WA Name on Birth Certificate Different from Name Used - Help?

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Pennycrow

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19 August 2018
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I was born with one surname, but when I was around 7-8yrs old my mother remarried and against my real father's permission, they changed my surname to that of my step-father. So from that age I have been known as a name I was never legally given.

My school records, bank accounts, tax file number, my children's birth certificates, superannuation etc. I did not get my drivers license until 30 yrs old, and all of a sudden I was informed that I had to use the name on my birth certificate. So my main piece of identification now had a different name. I have notified places like Centrelink that I am bizarrely known by two names.

My step father is no longer in my life, and I wish to remove that false name and replace it with my born name, wherever I can. My real father is now in my life - we had no communication between me being 4yo- 35. I now have superannuation companies refusing me access to my funds to rollover, because they say they know I changed my name and want to see legal supporting documents?

How do I sort out the nightmare of living under a name that my mum and step dad changed without legal right when I was a child in the 1980's. Apparently you could get away with things like that then!
 

Rob Legat - SBPL

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Pennycrow

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19 August 2018
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Change your name legally to what you want it to be, to avoid the hassle. Every state will have it's own rules. Here's a link to the Queensland ones as an indication: Changing your name | Your rights, crime and the law | Queensland Government
If my name is legally the one I was born with, and that is the name I wish to go with, do I really need to change it to that? My drivers license and birth certificate have this name. I guess my question is how do I go about proving to the bank, ATO, superannuation companies etc that I should be able to change my name with them? Does that make sense?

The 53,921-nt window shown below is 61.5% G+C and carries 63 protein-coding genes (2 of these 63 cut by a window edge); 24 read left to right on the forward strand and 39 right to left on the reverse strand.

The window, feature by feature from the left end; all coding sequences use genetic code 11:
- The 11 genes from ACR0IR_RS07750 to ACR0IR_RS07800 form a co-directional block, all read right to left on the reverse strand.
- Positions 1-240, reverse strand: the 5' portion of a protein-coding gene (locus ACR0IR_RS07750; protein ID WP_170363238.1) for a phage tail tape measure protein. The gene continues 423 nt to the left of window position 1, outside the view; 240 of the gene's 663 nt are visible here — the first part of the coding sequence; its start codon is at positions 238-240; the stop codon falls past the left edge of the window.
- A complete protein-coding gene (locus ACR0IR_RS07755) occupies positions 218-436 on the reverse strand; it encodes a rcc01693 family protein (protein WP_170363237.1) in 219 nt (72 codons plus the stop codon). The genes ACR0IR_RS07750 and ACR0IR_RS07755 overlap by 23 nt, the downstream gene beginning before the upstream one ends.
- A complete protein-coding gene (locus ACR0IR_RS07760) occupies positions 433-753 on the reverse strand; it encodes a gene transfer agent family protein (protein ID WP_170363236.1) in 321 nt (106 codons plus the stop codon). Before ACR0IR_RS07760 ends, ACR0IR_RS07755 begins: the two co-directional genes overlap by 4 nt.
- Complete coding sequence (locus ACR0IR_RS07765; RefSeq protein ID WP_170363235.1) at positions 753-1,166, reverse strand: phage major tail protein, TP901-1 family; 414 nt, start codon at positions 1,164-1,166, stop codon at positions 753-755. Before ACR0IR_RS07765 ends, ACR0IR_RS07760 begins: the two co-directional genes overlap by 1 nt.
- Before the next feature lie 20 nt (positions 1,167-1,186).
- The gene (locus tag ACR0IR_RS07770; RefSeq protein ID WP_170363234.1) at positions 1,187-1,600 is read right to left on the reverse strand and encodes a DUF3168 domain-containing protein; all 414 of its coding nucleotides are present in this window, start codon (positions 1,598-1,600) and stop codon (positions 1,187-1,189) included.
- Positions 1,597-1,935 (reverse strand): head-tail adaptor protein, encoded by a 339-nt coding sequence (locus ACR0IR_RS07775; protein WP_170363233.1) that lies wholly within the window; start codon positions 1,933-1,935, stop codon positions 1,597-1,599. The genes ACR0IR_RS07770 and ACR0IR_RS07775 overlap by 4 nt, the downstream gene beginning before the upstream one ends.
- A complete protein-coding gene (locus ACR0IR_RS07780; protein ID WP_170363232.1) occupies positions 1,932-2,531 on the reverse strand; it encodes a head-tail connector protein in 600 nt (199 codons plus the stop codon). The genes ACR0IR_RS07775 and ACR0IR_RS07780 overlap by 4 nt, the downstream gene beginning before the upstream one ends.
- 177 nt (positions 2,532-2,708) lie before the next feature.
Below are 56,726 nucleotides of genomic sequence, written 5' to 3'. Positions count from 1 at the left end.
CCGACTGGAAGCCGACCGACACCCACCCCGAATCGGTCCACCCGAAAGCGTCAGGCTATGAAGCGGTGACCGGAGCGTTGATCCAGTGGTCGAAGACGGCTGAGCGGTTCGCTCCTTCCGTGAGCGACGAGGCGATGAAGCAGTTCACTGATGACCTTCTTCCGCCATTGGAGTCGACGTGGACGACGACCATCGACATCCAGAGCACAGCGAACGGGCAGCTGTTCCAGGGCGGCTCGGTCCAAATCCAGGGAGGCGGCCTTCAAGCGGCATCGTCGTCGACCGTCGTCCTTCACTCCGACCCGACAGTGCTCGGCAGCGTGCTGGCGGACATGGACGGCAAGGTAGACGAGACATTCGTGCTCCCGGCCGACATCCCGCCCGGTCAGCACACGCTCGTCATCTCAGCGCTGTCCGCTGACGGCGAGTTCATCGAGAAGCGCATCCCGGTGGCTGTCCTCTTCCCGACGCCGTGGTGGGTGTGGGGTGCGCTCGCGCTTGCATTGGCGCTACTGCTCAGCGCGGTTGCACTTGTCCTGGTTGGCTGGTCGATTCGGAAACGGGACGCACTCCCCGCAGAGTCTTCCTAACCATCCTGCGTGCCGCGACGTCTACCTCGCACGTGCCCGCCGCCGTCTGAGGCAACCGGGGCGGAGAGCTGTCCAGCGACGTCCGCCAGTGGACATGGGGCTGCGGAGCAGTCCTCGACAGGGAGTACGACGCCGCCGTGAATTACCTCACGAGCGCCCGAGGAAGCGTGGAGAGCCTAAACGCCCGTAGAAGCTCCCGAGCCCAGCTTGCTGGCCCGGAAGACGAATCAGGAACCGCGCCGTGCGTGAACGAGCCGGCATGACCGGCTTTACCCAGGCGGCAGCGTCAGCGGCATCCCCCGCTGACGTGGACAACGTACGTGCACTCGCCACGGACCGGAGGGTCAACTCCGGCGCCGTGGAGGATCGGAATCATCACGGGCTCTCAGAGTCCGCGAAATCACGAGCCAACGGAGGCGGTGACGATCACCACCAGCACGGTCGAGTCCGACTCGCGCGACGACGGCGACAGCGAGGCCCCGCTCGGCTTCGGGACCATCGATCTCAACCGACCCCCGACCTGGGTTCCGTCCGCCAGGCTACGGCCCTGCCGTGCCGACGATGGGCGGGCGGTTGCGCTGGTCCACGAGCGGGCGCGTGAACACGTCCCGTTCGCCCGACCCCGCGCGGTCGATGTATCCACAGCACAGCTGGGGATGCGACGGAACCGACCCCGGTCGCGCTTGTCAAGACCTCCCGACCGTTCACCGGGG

Rob Legat - SBPL

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Okay, that wasn’t clear from your initial post. Your birth certificate and your drivers licence are government issued identification papers. Tell the others there is an error in their records and produce the correct identification. If they refuse to change it, take it to their respective complaints processes. Each will have one, and they must tell you about it, especially if you ask.
 
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Rod

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It is not unreasonable for the super funds to make this process difficult.

Identity fraud is something they need to be very mindful of. So accept it will take time and just work through the processes one step at a time. After all you don't want to lose your savings to someone pretending to be you.
 
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Pennycrow

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19 August 2018
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Okay, that wasn’t clear from your initial post. Your birth certificate and your drivers licence are government issued identification papers. Tell the others there is an error in their records and produce the correct identification. If they refuse to change it, take it to their respective complaints processes. Each will have one, and they must tell you about it, especially if you ask.
Thank you for your help!

If they question why their records incorrect, "Well, why do we have surname A, if you are meant to be surname B?", do you think it will be sufficient to show my official documents and explain that I was falsely named as a child? Or am a best off, not explaining the details and to just ask for the change?

Sorry, one more question, because I want to be clear when I start sorting this out. Thank you very much for your time.
 

Rob Legat - SBPL

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Tell them the truth, it's a valid explanation and better than no explanation (which, in itself, will look suspicious). Rod is correct about timeframes. Don't expect it to be a quick, easy process.
 
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Pennycrow

Active Member
19 August 2018
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It is not unreasonable for the super funds to make this process difficult.

Identity fraud is something they need to be very mindful of. So accept it will take time and just work through the processes one step at a time. After all you don't want to lose your savings to someone pretending to be you.
Yes, I understand that. This is exactly why I don't want to be torn between two identities, as it looks suspicious to anyone who does not know the situation. I have lived most of my life under a name I was never meant to have, because my mother and step father just decided I needed to have the same surname as them. My real father apparently refused to let step father adopt me , even though he wasn't in my life at all. So now this is my situation. It is ridiculous.
 

Pennycrow

Active Member
19 August 2018
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31
Tell them the truth, it's a valid explanation and better than no explanation (which, in itself, will look suspicious). Rod is correct about timeframes. Don't expect it to be a quick, easy process.
Thank you very much gentlemen, I think honesty is the best policy. I have a lot in the way of documents to support me, so I am hoping that will help too. I even have a primary school report card from the year my mother remarried, that shows both names!
 

Tim W

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